Alternatively a salt of the compound of formula V may be employed in which the acidic hydrogens have been partially or completely replaced by cations derived from the salt forming bases hereinbefore described.

The reaction is carried out in a solvent inert under the reaction conditions and in the presence of a reaction initiator as described in U.S. Pat. No. 2,957,931. Suitable reaction solvents are for instance, water, aqueous ethanol or dioxan. Suitable reaction initiators include materials which decompose under the reaction conditions to yield free radicals. Examples of such materials are bisazoisobutyronitrile, organic peroxides such as benzoyl peroxide, methyl ethyl ketone peroxide, ditertiary butyl peroxide and monobutyl hydroperoxide, and oxidising agents such as hydrogen peroxide, sodium perborate and sodium persulphate.

The products of this process are obtained as solutions. These may be subjected to partial or complete evaporation under reduced pressure. The unpurified reaction products may be used as the cotelomeric products in the method of the invention. The reaction products may also be purified. The purification procedure may be:

(i) by evaporation of reaction solvent, dissolving the residue in water, washing with a water immiscible organic solvent e.g. ether and evaporation of the aqueous solution,

(ii) by evaporation of reaction solvent, dissolving the residue in methanol and reprecipitation by addition of ether.

When the reaction products are employed without purification, the ratio of reactants is important in that the activity of the product varies accordingly.

Salts of the compounds of formula I in which some or all of the acidic hydrogens in the compounds of formula I have been replaced by the cations derived from the salt forming bases hereinbefore defined, may be prepared by mixing an aqueous or alcoholic solution of the compound of formula I with an aqueous or alcoholic solution containing an amount of the requisite base in excess of, equal to or less than the stoichiometric requirement. The solvent may then be removed by evaporation. In many of the water-containing systems where inhibitors of this invention would prove useful, the water is sufficiently alkaline to effect neutralisation and only the product of the invention need be added.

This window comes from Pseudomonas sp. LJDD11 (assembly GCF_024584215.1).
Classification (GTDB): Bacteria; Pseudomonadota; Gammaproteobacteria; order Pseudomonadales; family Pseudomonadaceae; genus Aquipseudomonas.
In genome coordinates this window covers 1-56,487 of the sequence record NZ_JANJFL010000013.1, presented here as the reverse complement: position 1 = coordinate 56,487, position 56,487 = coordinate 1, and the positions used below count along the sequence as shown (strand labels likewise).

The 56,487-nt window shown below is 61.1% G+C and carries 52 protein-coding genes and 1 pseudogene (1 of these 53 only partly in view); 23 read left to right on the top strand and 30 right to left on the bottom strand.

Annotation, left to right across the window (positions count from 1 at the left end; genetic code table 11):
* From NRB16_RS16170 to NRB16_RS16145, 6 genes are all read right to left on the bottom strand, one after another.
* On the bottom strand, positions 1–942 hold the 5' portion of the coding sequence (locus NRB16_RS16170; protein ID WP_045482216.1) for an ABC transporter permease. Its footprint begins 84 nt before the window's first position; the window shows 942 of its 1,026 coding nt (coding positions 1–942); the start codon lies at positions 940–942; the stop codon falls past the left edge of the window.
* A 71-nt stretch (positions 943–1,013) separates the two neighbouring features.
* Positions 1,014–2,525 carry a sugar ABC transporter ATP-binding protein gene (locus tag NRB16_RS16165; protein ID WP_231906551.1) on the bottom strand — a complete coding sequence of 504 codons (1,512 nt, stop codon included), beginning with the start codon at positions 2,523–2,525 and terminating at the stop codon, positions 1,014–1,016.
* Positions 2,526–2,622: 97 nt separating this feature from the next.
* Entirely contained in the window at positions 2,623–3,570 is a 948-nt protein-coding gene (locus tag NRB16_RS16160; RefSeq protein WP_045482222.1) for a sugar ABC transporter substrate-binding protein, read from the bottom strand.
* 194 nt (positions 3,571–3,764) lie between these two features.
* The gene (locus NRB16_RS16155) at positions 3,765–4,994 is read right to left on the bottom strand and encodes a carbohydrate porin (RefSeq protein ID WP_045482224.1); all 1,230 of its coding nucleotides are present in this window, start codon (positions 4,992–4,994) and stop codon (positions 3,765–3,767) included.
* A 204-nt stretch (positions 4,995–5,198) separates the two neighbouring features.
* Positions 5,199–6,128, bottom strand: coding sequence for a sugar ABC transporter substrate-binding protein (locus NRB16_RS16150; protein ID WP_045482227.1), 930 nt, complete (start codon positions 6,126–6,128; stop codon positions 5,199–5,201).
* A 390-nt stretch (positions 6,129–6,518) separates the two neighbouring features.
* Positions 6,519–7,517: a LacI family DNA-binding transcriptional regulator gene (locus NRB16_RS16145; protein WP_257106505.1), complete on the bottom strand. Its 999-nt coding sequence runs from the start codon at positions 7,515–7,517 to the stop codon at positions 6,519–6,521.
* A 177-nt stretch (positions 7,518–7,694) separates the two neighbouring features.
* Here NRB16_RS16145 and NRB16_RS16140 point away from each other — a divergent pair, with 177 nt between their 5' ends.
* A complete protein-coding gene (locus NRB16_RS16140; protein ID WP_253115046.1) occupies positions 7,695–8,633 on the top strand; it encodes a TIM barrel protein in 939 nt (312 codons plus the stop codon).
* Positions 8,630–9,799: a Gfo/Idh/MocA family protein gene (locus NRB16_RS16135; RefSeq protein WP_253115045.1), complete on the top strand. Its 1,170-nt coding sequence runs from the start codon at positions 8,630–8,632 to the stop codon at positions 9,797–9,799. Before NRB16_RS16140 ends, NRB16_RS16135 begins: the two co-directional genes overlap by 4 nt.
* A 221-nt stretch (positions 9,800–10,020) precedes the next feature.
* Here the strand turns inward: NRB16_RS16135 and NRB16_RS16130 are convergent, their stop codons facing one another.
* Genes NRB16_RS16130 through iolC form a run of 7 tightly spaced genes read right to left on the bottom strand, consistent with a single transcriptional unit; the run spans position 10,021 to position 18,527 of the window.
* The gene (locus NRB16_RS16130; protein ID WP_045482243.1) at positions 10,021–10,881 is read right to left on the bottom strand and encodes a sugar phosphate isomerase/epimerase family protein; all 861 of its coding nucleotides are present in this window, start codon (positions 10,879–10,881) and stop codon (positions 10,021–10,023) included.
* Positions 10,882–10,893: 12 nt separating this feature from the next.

The precise nature of the products of this preparative process is not entirely clear. Nuclear magnetic resonance examination has shown, however, that in addition to unreacted compound of formula VI and polymerised compounds derived from an acid of formula IV and compounds of formula V, the reaction product of the process hereinbefore described contains a compound of the formula I as hereinbefore defined.

The present invention further provides a method of treating a wholly or partly aqueous system, in contact with metal surfaces, in order to inhibit scale formation on the metal surfaces and/or inhibit corrosion of the metal surfaces and/or to facilitate dispersion of particulate matter in the aqueous system, and/or inhibit sealing smut deposition therefrom comprising adding to the aqueous system a functionally-effective amount of a cotelomeric compound of formula I, as hereinbefore defined, or a salt thereof.

In practice, the amount of the compound of formula I used to treat the metal surface e.g. by adding the compound to the aqueous system in contact with the metal surface will vary depending upon the protective function which the compound is required to perform. For corrosion-inhibiting protective treatments, optionally in combination with scale inhibiting treatments, the amount of said compound added to the aqueous system is conveniently within the range of from 0.1 to 50.000 ppm (or 0.00001 to 5% by weight), preferably from 1 to 500 ppm (or 0.0001 to 0.05% by weight), based on the aqueous system. For solely anti-scale purposes, the amount of said compound of formula I used is conveniently from 1 to 200 ppm, preferably 1 to 30 ppm, based on the aqueous system.